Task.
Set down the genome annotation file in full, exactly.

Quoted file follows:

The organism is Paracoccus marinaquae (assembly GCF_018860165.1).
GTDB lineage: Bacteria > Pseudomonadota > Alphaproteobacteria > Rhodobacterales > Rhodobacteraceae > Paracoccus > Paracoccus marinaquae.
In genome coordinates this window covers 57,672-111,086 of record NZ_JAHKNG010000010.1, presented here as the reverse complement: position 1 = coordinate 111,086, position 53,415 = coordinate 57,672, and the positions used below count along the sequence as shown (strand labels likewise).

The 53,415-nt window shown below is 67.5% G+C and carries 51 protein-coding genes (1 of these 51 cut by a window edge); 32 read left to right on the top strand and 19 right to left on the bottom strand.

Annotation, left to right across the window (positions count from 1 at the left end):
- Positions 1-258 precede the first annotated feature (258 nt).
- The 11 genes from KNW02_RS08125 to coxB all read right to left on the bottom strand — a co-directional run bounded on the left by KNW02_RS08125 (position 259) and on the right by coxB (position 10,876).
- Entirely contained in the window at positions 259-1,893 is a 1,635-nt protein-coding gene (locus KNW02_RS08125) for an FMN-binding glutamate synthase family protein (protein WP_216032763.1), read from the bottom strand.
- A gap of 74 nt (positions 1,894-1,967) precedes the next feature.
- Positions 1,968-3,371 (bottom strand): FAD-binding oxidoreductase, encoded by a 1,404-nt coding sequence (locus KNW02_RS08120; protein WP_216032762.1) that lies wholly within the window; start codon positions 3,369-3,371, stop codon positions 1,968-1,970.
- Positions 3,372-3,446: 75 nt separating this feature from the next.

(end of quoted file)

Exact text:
The organism is Paracoccus marinaquae (assembly GCF_018860165.1).
GTDB lineage: Bacteria > Pseudomonadota > Alphaproteobacteria > Rhodobacterales > Rhodobacteraceae > Paracoccus > Paracoccus marinaquae.
In genome coordinates this window covers 57,672-111,086 of record NZ_JAHKNG010000010.1, presented here as the reverse complement: position 1 = coordinate 111,086, position 53,415 = coordinate 57,672, and the positions used below count along the sequence as shown (strand labels likewise).

The 53,415-nt window shown below is 67.5% G+C and carries 51 protein-coding genes (1 of these 51 cut by a window edge); 32 read left to right on the top strand and 19 right to left on the bottom strand.

Annotation, left to right across the window (positions count from 1 at the left end):
- Positions 1-258 precede the first annotated feature (258 nt).
- The 11 genes from KNW02_RS08125 to coxB all read right to left on the bottom strand — a co-directional run bounded on the left by KNW02_RS08125 (position 259) and on the right by coxB (position 10,876).
- Entirely contained in the window at positions 259-1,893 is a 1,635-nt protein-coding gene (locus KNW02_RS08125) for an FMN-binding glutamate synthase family protein (protein WP_216032763.1), read from the bottom strand.
- A gap of 74 nt (positions 1,894-1,967) precedes the next feature.
- Positions 1,968-3,371 (bottom strand): FAD-binding oxidoreductase, encoded by a 1,404-nt coding sequence (locus KNW02_RS08120; protein WP_216032762.1) that lies wholly within the window; start codon positions 3,369-3,371, stop codon positions 1,968-1,970.
- Positions 3,372-3,446: 75 nt separating this feature from the next.